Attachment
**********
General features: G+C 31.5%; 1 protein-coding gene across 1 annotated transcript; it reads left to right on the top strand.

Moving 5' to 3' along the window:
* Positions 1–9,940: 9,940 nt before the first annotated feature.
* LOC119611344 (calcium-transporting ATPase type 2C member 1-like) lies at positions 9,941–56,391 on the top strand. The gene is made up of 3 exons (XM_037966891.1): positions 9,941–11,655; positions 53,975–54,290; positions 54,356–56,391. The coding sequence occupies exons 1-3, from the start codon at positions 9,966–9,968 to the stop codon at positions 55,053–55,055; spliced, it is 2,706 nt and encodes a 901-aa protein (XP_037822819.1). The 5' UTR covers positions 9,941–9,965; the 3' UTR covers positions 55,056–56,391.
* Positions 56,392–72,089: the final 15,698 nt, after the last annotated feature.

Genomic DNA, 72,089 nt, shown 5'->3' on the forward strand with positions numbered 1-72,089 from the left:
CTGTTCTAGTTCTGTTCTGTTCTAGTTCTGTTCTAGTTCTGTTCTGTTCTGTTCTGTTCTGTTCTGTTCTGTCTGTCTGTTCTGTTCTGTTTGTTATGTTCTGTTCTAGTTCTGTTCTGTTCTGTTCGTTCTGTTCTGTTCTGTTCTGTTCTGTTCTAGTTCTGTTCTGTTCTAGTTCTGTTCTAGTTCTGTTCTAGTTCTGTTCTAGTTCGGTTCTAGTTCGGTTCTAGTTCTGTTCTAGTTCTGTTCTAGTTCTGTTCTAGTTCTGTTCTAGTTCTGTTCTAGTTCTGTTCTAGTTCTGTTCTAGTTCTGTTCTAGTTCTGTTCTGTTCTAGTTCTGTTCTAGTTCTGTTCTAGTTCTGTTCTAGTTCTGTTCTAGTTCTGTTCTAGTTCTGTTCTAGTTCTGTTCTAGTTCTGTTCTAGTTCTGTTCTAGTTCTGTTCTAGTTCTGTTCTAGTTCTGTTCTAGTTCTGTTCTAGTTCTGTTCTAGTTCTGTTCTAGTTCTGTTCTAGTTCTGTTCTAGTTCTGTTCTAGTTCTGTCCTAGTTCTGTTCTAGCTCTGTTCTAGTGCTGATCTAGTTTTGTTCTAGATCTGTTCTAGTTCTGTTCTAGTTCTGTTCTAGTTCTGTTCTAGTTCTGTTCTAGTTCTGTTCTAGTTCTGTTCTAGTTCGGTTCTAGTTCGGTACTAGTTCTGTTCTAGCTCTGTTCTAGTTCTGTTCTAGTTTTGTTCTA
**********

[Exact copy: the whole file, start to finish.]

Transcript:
General features: G+C 31.5%; 1 protein-coding gene across 1 annotated transcript; it reads left to right on the top strand.

Moving 5' to 3' along the window:
* Positions 1–9,940: 9,940 nt before the first annotated feature.
* LOC119611344 (calcium-transporting ATPase type 2C member 1-like) lies at positions 9,941–56,391 on the top strand. The gene is made up of 3 exons (XM_037966891.1): positions 9,941–11,655; positions 53,975–54,290; positions 54,356–56,391. The coding sequence occupies exons 1-3, from the start codon at positions 9,966–9,968 to the stop codon at positions 55,053–55,055; spliced, it is 2,706 nt and encodes a 901-aa protein (XP_037822819.1). The 5' UTR covers positions 9,941–9,965; the 3' UTR covers positions 55,056–56,391.
* Positions 56,392–72,089: the final 15,698 nt, after the last annotated feature.

Genomic DNA, 72,089 nt, shown 5'->3' on the forward strand with positions numbered 1-72,089 from the left:
CTGTTCTAGTTCTGTTCTGTTCTAGTTCTGTTCTAGTTCTGTTCTGTTCTGTTCTGTTCTGTTCTGTTCTGTCTGTCTGTTCTGTTCTGTTTGTTATGTTCTGTTCTAGTTCTGTTCTGTTCTGTTCGTTCTGTTCTGTTCTGTTCTGTTCTGTTCTAGTTCTGTTCTGTTCTAGTTCTGTTCTAGTTCTGTTCTAGTTCTGTTCTAGTTCGGTTCTAGTTCGGTTCTAGTTCTGTTCTAGTTCTGTTCTAGTTCTGTTCTAGTTCTGTTCTAGTTCTGTTCTAGTTCTGTTCTAGTTCTGTTCTAGTTCTGTTCTAGTTCTGTTCTGTTCTAGTTCTGTTCTAGTTCTGTTCTAGTTCTGTTCTAGTTCTGTTCTAGTTCTGTTCTAGTTCTGTTCTAGTTCTGTTCTAGTTCTGTTCTAGTTCTGTTCTAGTTCTGTTCTAGTTCTGTTCTAGTTCTGTTCTAGTTCTGTTCTAGTTCTGTTCTAGTTCTGTTCTAGTTCTGTTCTAGTTCTGTTCTAGTTCTGTTCTAGTTCTGTCCTAGTTCTGTTCTAGCTCTGTTCTAGTGCTGATCTAGTTTTGTTCTAGATCTGTTCTAGTTCTGTTCTAGTTCTGTTCTAGTTCTGTTCTAGTTCTGTTCTAGTTCTGTTCTAGTTCTGTTCTAGTTCGGTTCTAGTTCGGTACTAGTTCTGTTCTAGCTCTGTTCTAGTTCTGTTCTAGTTTTGTTCTA